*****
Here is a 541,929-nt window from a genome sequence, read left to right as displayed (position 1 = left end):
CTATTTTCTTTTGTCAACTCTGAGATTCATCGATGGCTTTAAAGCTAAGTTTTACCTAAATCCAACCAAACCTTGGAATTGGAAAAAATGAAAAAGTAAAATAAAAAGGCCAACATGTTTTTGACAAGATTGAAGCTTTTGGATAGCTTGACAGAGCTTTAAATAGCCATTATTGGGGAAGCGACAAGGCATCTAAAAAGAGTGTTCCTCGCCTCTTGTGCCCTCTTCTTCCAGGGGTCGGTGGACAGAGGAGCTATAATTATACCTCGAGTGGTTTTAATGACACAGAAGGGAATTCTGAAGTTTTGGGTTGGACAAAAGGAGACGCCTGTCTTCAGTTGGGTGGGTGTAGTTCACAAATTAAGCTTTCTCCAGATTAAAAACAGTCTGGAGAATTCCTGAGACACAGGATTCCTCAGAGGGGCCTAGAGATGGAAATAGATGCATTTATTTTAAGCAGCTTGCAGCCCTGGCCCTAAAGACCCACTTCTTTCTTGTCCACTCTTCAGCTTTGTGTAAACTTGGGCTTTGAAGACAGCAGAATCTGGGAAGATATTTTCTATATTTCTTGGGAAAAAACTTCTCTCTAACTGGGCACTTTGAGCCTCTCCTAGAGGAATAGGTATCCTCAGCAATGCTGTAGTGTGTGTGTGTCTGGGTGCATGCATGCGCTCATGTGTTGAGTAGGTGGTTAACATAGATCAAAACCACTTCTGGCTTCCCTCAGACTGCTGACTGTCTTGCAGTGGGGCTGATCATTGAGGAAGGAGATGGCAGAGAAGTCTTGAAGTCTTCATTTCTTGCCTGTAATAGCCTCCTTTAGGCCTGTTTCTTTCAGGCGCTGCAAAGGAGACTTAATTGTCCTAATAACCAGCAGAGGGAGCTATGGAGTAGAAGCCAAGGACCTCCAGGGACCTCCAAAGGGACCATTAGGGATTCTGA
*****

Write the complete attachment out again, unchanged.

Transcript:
Here is a 541,929-nt window from a genome sequence, read left to right as displayed (position 1 = left end):
CTATTTTCTTTTGTCAACTCTGAGATTCATCGATGGCTTTAAAGCTAAGTTTTACCTAAATCCAACCAAACCTTGGAATTGGAAAAAATGAAAAAGTAAAATAAAAAGGCCAACATGTTTTTGACAAGATTGAAGCTTTTGGATAGCTTGACAGAGCTTTAAATAGCCATTATTGGGGAAGCGACAAGGCATCTAAAAAGAGTGTTCCTCGCCTCTTGTGCCCTCTTCTTCCAGGGGTCGGTGGACAGAGGAGCTATAATTATACCTCGAGTGGTTTTAATGACACAGAAGGGAATTCTGAAGTTTTGGGTTGGACAAAAGGAGACGCCTGTCTTCAGTTGGGTGGGTGTAGTTCACAAATTAAGCTTTCTCCAGATTAAAAACAGTCTGGAGAATTCCTGAGACACAGGATTCCTCAGAGGGGCCTAGAGATGGAAATAGATGCATTTATTTTAAGCAGCTTGCAGCCCTGGCCCTAAAGACCCACTTCTTTCTTGTCCACTCTTCAGCTTTGTGTAAACTTGGGCTTTGAAGACAGCAGAATCTGGGAAGATATTTTCTATATTTCTTGGGAAAAAACTTCTCTCTAACTGGGCACTTTGAGCCTCTCCTAGAGGAATAGGTATCCTCAGCAATGCTGTAGTGTGTGTGTGTCTGGGTGCATGCATGCGCTCATGTGTTGAGTAGGTGGTTAACATAGATCAAAACCACTTCTGGCTTCCCTCAGACTGCTGACTGTCTTGCAGTGGGGCTGATCATTGAGGAAGGAGATGGCAGAGAAGTCTTGAAGTCTTCATTTCTTGCCTGTAATAGCCTCCTTTAGGCCTGTTTCTTTCAGGCGCTGCAAAGGAGACTTAATTGTCCTAATAACCAGCAGAGGGAGCTATGGAGTAGAAGCCAAGGACCTCCAGGGACCTCCAAAGGGACCATTAGGGATTCTGA